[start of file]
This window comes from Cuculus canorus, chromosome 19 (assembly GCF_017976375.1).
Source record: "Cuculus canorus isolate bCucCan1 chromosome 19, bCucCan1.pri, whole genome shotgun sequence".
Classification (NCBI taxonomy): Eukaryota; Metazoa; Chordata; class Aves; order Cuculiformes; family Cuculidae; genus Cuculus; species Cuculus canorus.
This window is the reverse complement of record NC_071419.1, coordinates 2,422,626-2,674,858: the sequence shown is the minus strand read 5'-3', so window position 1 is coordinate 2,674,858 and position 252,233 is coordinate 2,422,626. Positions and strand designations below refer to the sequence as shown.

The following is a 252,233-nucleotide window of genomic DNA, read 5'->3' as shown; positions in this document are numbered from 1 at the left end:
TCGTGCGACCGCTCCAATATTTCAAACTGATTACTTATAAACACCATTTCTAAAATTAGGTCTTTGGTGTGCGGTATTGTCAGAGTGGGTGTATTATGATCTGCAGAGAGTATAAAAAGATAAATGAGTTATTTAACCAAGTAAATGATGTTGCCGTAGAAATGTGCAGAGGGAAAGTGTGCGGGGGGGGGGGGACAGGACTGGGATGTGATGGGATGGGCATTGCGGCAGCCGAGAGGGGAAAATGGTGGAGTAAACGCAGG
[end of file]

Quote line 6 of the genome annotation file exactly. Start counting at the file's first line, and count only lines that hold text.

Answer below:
TCGTGCGACCGCTCCAATATTTCAAACTGATTACTTATAAACACCATTTCTAAAATTAGGTCTTTGGTGTGCGGTATTGTCAGAGTGGGTGTATTATGATCTGCAGAGAGTATAAAAAGATAAATGAGTTATTTAACCAAGTAAATGATGTTGCCGTAGAAATGTGCAGAGGGAAAGTGTGCGGGGGGGGGGGGACAGGACTGGGATGTGATGGGATGGGCATTGCGGCAGCCGAGAGGGGAAAATGGTGGAGTAAACGCAGG